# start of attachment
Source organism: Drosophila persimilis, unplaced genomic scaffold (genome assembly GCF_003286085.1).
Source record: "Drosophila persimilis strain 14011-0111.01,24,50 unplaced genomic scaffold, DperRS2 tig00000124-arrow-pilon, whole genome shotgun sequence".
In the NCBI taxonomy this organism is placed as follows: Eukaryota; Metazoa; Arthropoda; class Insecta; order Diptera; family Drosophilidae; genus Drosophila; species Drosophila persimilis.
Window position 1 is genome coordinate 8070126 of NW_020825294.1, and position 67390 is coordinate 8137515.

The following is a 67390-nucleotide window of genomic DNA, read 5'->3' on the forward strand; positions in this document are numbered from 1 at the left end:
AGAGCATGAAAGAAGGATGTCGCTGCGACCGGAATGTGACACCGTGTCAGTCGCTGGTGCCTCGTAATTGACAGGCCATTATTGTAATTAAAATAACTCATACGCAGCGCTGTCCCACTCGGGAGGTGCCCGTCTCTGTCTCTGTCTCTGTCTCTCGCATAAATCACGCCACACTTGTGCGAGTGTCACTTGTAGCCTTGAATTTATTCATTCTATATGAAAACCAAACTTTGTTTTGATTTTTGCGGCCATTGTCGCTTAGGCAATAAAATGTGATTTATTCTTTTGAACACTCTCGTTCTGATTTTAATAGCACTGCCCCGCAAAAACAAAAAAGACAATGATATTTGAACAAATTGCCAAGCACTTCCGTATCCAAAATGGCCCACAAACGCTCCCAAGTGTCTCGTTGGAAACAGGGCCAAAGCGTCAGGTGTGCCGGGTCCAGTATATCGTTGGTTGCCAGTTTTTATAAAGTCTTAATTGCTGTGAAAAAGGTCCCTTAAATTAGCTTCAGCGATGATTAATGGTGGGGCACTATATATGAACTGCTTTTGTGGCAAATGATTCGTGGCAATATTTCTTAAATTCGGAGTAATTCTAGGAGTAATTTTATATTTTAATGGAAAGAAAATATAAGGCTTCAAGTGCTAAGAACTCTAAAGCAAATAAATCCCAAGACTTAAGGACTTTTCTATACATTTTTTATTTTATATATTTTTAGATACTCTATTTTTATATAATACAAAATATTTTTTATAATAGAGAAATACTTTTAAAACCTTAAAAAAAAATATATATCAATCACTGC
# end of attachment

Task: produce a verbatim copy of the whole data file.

Source organism: Drosophila persimilis, unplaced genomic scaffold (genome assembly GCF_003286085.1).
Source record: "Drosophila persimilis strain 14011-0111.01,24,50 unplaced genomic scaffold, DperRS2 tig00000124-arrow-pilon, whole genome shotgun sequence".
In the NCBI taxonomy this organism is placed as follows: Eukaryota; Metazoa; Arthropoda; class Insecta; order Diptera; family Drosophilidae; genus Drosophila; species Drosophila persimilis.
Window position 1 is genome coordinate 8070126 of NW_020825294.1, and position 67390 is coordinate 8137515.

The following is a 67390-nucleotide window of genomic DNA, read 5'->3' on the forward strand; positions in this document are numbered from 1 at the left end:
AGAGCATGAAAGAAGGATGTCGCTGCGACCGGAATGTGACACCGTGTCAGTCGCTGGTGCCTCGTAATTGACAGGCCATTATTGTAATTAAAATAACTCATACGCAGCGCTGTCCCACTCGGGAGGTGCCCGTCTCTGTCTCTGTCTCTGTCTCTCGCATAAATCACGCCACACTTGTGCGAGTGTCACTTGTAGCCTTGAATTTATTCATTCTATATGAAAACCAAACTTTGTTTTGATTTTTGCGGCCATTGTCGCTTAGGCAATAAAATGTGATTTATTCTTTTGAACACTCTCGTTCTGATTTTAATAGCACTGCCCCGCAAAAACAAAAAAGACAATGATATTTGAACAAATTGCCAAGCACTTCCGTATCCAAAATGGCCCACAAACGCTCCCAAGTGTCTCGTTGGAAACAGGGCCAAAGCGTCAGGTGTGCCGGGTCCAGTATATCGTTGGTTGCCAGTTTTTATAAAGTCTTAATTGCTGTGAAAAAGGTCCCTTAAATTAGCTTCAGCGATGATTAATGGTGGGGCACTATATATGAACTGCTTTTGTGGCAAATGATTCGTGGCAATATTTCTTAAATTCGGAGTAATTCTAGGAGTAATTTTATATTTTAATGGAAAGAAAATATAAGGCTTCAAGTGCTAAGAACTCTAAAGCAAATAAATCCCAAGACTTAAGGACTTTTCTATACATTTTTTATTTTATATATTTTTAGATACTCTATTTTTATATAATACAAAATATTTTTTATAATAGAGAAATACTTTTAAAACCTTAAAAAAAAATATATATCAATCACTGC